Bitter laughter isn’t my usual response when I look into my new issue of Friends Journal, but a few years ago I opened right to an article accusing Friends of being soft on divorce ("On Marriage and Divorce—With a Proposition Bound to be Controversial," by Anne E. Barschall, FJ June 2004). "Surely I must be the only Quaker who is reading this right after leaving a 40-year marriage," I said out loud. Here I was, a novice at living alone, and already talking to myself.
Fortunately, my mind’s ear still heard Phyllis’s response from the previous Sunday, when I had sprung the news on local Friends. "Your meeting has your back." She and her husband offered to help me move or to hang around in case I felt unsafe. (I didn’t.) They served me a delicious supper. They heard my tale of woe.
I won’t summarize it here, except to say that I wasn’t in grave physical danger. I don’t want to tempt any reader to judge on the evidence whether or not I did the right thing. Without knowing the particulars, Phyllis had assumed I did. She didn’t know the details, but she knew me.
In contrast, the Pittsburgh Friends who oversaw our wedding decades ago were taking a chance on us, a couple of new attenders, one with an Army commitment in wartime. Sometime later, wondering at our youthful folly, I was comforted to remember that a whole committee of discerning Friends had worked at getting to know us and none of them had warned us to turn back.
Years later I met one of them who admitted to relief that at least one marriage they had fostered in the 1960s was still intact. Did other failed relationships point to a history of faulty discernment? I don’t think so.
Modern Quakers lean toward hope. If the mainline Protestants of my youth were right and humanity is innately sinful, Friends don’t dwell on it. They try to clean up the results. Whatever any of us means by that well-worn quotation about "that of God in everyone," it is an optimistic idea. We tend to give actions that are not unarguably horrible the benefit of that belief.
Maybe that’s soft, or maybe it’s taking the Jesus of Matthew 12:31 seriously when he calls blasphemy of the Holy Spirit the unforgivable sin. Chronic skepticism about other people’s motives and actions implies that genuine leadings are rare and that the human heart is generally too tough a nut even for the Holy Spirit to crack.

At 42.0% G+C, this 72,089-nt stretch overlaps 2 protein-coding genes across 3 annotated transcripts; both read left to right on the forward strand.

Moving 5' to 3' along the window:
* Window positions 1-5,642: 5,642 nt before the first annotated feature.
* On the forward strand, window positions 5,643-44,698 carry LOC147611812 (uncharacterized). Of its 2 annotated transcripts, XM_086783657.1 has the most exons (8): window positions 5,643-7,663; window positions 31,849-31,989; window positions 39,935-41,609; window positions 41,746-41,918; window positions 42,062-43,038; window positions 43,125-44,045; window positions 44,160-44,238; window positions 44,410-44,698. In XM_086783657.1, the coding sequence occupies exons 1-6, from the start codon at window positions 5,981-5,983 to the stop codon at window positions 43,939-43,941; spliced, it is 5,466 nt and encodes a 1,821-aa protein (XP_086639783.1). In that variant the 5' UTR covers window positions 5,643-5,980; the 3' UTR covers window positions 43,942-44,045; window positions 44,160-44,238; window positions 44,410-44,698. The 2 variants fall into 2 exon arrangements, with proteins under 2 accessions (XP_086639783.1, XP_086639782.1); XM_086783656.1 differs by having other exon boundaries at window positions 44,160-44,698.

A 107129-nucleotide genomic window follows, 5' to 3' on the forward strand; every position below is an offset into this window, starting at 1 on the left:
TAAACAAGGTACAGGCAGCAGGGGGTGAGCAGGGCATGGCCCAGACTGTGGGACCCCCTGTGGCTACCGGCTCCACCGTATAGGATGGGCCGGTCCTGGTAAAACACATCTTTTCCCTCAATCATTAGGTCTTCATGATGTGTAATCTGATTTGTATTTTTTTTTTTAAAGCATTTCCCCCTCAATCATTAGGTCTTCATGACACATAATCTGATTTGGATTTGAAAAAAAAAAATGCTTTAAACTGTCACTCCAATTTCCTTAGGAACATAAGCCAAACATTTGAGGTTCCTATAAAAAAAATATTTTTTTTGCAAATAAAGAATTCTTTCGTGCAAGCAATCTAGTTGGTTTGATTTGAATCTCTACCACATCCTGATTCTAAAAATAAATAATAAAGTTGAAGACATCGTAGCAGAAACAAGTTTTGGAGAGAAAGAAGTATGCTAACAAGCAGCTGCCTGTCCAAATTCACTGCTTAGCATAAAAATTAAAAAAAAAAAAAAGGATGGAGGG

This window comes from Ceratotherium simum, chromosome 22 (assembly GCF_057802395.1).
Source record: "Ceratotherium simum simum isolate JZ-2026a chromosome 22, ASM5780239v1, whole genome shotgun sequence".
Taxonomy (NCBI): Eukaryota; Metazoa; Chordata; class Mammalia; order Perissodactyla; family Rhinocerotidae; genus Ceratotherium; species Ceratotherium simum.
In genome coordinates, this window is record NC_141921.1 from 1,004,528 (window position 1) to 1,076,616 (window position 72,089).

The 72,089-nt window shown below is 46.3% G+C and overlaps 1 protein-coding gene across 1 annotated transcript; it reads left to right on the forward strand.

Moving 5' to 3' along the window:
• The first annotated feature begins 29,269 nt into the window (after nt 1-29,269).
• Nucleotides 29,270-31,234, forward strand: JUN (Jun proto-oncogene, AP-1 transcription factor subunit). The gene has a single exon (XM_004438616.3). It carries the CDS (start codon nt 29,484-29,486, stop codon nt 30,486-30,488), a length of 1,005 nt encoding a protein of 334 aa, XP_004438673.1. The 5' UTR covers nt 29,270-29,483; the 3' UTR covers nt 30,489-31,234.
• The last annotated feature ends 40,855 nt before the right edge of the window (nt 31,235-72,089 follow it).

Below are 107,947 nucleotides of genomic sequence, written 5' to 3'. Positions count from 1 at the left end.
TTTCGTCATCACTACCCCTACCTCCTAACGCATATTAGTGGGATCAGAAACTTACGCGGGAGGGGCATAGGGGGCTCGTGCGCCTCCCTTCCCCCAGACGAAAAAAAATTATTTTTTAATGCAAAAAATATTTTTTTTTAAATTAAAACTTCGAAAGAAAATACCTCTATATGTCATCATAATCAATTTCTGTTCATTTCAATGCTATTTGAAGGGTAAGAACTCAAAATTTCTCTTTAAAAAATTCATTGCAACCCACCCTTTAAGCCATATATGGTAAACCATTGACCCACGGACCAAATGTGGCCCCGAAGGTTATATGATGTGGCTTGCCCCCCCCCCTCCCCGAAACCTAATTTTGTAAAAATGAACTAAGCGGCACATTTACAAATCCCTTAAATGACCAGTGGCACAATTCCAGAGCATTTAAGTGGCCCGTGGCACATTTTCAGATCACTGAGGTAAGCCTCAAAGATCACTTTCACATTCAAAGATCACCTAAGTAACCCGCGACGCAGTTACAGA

A few years after our wedding, I got a surprise long distance call from another of those committee members. She asked how we were, and I said we were just fine. Even though almost from the start I sensed that my husband regretted having me along on his life’s adventure, I hoped to change that by trying harder.
"You started out under my eye, and I still think of you," the caller said. I was new in Texas, lonely, feeling like a failure, and I took great comfort in the thought of being under Florence Shute’s eye then and whenever I remembered her words.
Comfort came again when Friends Journal later published an article by a woman who combined the experience of a long, happy marriage with keen empathy for others whose married lives were sad ("Another Reflection on Marriage among Friends," by Georgana Foster, FJ Jan. 2006, p. 10). My sense of being known and supported by a stranger made a hard time easier.
For a long time, I had not been believed in or believed. Right after walking away from that, I don’t know how I might have reacted if I had encountered similar doubts about me in my meeting. I might have fallen back into my habit of taking criticism to heart without examining it. Or I might have laughed it off, as I did that first article. In neither case would the reaction of my religious community have done me any good.
Was the meeting that allowed my wedding wrong because of how my marriage developed later? No. Like me, they were simply doing the best with the light available to them at the time.
Goodness has been more important to me than rightness, and Friends have been good to me. They have kept me under their eye. They have had my back.